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Marantz M-CR611 Network CD Receiver Review
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Saturday, 01 September 2007 |  Written by Scott Yanow  | 
Dave Brubeck - Indian Summer format:    16-bit CD performance:    8 sound:    8 released:    2007 label:    Telarc reviewer:    Scott Yanow Even at the age of 86, Dave Brubeck is a powerful musician who continually stretches himself. He utilized polytonality (playing in two or more keys at once) and unusual time signatures as early as the late 1940s, predating nearly everyone in jazz. He was also very early in using polyrhythms (two or more simultaneous rhythms). His chord voicings differed from his contemporaries and, although often grouped with West Coast cool jazz, he did not sound like any of the other pianists. Despite his innovations and uniqueness, Brubeck has also been one of the most popular jazz musicians ever since his quartet caught on big in the mid-1950s. He is one of the very few (along with George Shearing, Oscar Peterson and the late Erroll Garner) who has managed to retain his fame for ...
Saturday, 01 September 2007 |  Written by Scott Yanow  | 
Chick Corea and Bela Fleck - The Enchantment format:    16-bit CD performance:    8 sound:    7 released:    2007 label:    Concord reviewer:    Scott Yanow Let’s see. This is a set of piano-banjo duets and there is a gramophone drawn on the cover of the album. Therefore, this must be a program of New Orleans jazz warhorses plus perhaps a few ragtime pieces. Needless to say, that guess is off the mark. Bela Fleck has been defying standards and stereotypes since the beginning of his career. The banjo, although used in many jazz groups in the 1920s due to its superior volume, was replaced by the guitar by the early 1930s when recording techniques improved and microphones became standard. Relegated in jazz to Dixieland groups and considered one of the key instruments in bluegrass and country music, the banjo is virtually extinct in modern jazz. It would be impossible to come up with three bebop banjoists. But Bela Fleck ...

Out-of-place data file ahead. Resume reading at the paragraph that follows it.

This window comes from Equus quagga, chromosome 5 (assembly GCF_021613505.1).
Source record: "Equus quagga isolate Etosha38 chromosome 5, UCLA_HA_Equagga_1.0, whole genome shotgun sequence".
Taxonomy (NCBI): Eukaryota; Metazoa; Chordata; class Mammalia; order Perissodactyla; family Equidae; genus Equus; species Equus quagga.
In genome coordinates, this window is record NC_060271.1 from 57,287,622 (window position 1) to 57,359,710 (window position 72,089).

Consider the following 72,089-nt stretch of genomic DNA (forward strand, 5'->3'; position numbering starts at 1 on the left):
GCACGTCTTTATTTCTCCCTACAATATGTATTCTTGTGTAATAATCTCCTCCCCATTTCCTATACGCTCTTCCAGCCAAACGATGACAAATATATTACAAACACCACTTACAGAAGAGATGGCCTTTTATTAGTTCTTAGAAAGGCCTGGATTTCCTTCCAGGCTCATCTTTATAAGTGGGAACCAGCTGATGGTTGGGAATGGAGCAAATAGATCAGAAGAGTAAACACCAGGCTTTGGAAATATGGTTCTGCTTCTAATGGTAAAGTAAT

Saturday, 01 September 2007 |  Written by K L Poore  | 
Charles Mingus Sextet with Eric Dolphy - Cornell 1964 format:    16-bit CD performance:    9 sound:    7 released:    2007 label:    Blue Note reviewer:    K L Poore When I was oh-so-young I inherited a stereo console that was as long as my bed, and just as high, which made it perfect. I crammed that sucker against the wall, pushed my bed up against it and voilà, I was sleeping on a fully functional Motorola stereo system every night. I tell you this because it was there, laying in the dark, with ears tuned to a stereo the size of a small car, that I first discovered the thrill, the joy, the confused bliss that is the music of Charles Mingus. It was music that was much too beautiful, much too complex, and sometimes too angry for my naive and developing mind, but I was captivated and have remained so to this day. Cornell 1964 is a recently discovered treasure ...
Wednesday, 01 August 2007 |  Written by Matt Fink  | 
The White Stripes - Icky Thump format:    16-bit CD performance:    6 sound:    6 released:    2007 label:    Interscope reviewer:    Matt Fink Given that so much of an artist’s greatness is proportional to his or her ability to reinvent and re-imagine their art for new eras and listeners, the White Stripes are a puzzling proposition. Designed specifically with limitations that ensure they can’t evolve too far past the guitar and drum set-up that Jack White relies on to keep his music free of entanglements, they are in a particularly unenviable position where they have consistently to invent new ways to rearrange rudiments and reassert the primacy of a guitar riff. Thus far, they’ve gone farther than anyone could have expected when 2001’s White Blood Cells made them the leading lights of a new guitar-rock revival, but recent years have shown signs of wear. From the marimba experiments of 2005’s Get Behind Me Satan to ...
Wednesday, 01 August 2007 |  Written by K L Poore  | 
Toby Keith - Big Dog Daddy format:    16-bit CD performance:    4 sound:    3 released:    2007 label:    Show Dog Records reviewer:    K L Poore For those of you who missed my previous lecture, and were unable to obtain notes from a classmate, here’s an overview. While discussing the previous Toby Keith cringe inducer, White Trash with Money, I put forth this proposition: if I bought this newest release of his on a lark because I was feeling a little guilty about hating Keith’s music so much, how bad could it be? It’s not like it would make me want to poke my eyes out or something … Forty minutes later: I’m glad they put those little raised bumps on the F and J keys, otherwise I wouldn’t be able to continue to write music reviews. I revisit this all too recent past because in the interest of fairness and accuracy in reporting, I must ...
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